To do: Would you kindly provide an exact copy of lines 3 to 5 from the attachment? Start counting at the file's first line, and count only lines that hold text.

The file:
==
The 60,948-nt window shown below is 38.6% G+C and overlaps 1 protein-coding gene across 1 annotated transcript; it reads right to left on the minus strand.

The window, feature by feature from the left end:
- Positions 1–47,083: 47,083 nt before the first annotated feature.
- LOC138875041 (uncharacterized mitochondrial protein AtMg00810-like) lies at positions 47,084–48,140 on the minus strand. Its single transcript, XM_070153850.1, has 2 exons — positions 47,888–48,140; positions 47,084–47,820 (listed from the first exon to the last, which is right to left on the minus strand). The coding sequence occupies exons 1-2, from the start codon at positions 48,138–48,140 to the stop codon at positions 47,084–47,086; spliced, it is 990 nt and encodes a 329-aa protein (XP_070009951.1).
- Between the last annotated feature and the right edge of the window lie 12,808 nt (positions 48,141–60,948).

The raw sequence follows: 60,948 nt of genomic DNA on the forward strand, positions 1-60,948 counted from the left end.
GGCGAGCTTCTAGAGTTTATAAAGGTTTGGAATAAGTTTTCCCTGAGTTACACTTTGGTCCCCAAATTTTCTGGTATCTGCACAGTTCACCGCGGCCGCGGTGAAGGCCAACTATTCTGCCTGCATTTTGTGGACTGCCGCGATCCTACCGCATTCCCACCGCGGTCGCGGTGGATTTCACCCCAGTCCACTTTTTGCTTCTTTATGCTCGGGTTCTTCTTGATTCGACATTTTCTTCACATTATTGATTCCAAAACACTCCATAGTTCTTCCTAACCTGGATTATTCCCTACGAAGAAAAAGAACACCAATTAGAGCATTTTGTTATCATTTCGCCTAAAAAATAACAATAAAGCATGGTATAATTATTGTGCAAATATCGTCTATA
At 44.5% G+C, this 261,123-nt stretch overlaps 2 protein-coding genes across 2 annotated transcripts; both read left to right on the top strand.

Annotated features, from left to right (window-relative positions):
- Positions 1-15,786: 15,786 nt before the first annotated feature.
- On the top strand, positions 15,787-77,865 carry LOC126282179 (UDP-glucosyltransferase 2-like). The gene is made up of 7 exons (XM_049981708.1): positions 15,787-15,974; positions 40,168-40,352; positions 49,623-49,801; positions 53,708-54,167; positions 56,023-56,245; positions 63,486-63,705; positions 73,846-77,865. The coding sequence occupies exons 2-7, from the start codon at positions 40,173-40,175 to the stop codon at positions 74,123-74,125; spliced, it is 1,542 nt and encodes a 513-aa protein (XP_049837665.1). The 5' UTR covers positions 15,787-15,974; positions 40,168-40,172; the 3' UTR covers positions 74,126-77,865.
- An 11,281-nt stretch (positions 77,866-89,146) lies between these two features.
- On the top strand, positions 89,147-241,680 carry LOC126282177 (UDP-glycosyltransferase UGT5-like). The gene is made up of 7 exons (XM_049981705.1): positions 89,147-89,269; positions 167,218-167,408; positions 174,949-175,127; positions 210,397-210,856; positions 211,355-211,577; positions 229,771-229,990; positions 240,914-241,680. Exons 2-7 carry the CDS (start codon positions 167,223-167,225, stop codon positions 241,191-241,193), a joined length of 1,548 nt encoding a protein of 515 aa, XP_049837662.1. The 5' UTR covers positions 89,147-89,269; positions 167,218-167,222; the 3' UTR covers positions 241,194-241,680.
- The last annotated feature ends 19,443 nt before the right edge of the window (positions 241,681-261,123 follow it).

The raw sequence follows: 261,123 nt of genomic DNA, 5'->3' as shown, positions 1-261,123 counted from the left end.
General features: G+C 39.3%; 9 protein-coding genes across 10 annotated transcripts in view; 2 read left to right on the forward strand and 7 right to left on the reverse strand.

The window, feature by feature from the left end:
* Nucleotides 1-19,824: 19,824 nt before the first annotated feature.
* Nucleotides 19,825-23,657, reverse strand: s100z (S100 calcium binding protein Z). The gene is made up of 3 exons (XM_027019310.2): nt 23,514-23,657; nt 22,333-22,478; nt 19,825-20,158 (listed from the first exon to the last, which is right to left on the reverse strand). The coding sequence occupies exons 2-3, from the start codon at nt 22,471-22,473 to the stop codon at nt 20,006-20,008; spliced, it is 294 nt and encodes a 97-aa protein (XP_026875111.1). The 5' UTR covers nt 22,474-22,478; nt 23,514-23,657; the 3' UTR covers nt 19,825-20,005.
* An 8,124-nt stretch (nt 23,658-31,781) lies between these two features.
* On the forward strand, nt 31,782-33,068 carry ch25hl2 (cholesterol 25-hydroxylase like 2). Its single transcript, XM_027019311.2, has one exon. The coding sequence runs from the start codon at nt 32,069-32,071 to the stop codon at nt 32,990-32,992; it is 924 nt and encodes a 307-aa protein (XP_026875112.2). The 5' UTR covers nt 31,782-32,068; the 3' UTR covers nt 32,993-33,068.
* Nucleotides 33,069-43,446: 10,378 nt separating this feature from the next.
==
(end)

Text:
- Positions 1–47,083: 47,083 nt before the first annotated feature.
- LOC138875041 (uncharacterized mitochondrial protein AtMg00810-like) lies at positions 47,084–48,140 on the minus strand. Its single transcript, XM_070153850.1, has 2 exons — positions 47,888–48,140; positions 47,084–47,820 (listed from the first exon to the last, which is right to left on the minus strand). The coding sequence occupies exons 1-2, from the start codon at positions 48,138–48,140 to the stop codon at positions 47,084–47,086; spliced, it is 990 nt and encodes a 329-aa protein (XP_070009951.1).
- Between the last annotated feature and the right edge of the window lie 12,808 nt (positions 48,141–60,948).